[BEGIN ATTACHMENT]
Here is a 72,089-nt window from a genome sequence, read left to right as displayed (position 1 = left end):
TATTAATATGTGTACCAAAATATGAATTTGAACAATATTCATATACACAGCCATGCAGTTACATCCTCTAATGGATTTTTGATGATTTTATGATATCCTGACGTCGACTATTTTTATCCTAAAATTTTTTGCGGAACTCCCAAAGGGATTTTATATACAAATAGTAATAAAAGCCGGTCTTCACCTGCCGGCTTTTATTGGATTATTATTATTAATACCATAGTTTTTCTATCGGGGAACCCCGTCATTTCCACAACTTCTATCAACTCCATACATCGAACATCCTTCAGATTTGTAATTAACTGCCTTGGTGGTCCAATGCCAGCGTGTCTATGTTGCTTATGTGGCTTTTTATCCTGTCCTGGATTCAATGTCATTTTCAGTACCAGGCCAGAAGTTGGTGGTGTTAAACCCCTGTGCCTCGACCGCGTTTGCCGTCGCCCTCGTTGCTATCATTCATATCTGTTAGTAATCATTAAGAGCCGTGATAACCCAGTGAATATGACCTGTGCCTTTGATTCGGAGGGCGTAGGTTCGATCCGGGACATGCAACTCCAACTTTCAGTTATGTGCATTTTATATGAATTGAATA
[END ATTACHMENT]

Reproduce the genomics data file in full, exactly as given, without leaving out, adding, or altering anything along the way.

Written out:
Here is a 72,089-nt window from a genome sequence, read left to right as displayed (position 1 = left end):
TATTAATATGTGTACCAAAATATGAATTTGAACAATATTCATATACACAGCCATGCAGTTACATCCTCTAATGGATTTTTGATGATTTTATGATATCCTGACGTCGACTATTTTTATCCTAAAATTTTTTGCGGAACTCCCAAAGGGATTTTATATACAAATAGTAATAAAAGCCGGTCTTCACCTGCCGGCTTTTATTGGATTATTATTATTAATACCATAGTTTTTCTATCGGGGAACCCCGTCATTTCCACAACTTCTATCAACTCCATACATCGAACATCCTTCAGATTTGTAATTAACTGCCTTGGTGGTCCAATGCCAGCGTGTCTATGTTGCTTATGTGGCTTTTTATCCTGTCCTGGATTCAATGTCATTTTCAGTACCAGGCCAGAAGTTGGTGGTGTTAAACCCCTGTGCCTCGACCGCGTTTGCCGTCGCCCTCGTTGCTATCATTCATATCTGTTAGTAATCATTAAGAGCCGTGATAACCCAGTGAATATGACCTGTGCCTTTGATTCGGAGGGCGTAGGTTCGATCCGGGACATGCAACTCCAACTTTCAGTTATGTGCATTTTATATGAATTGAATA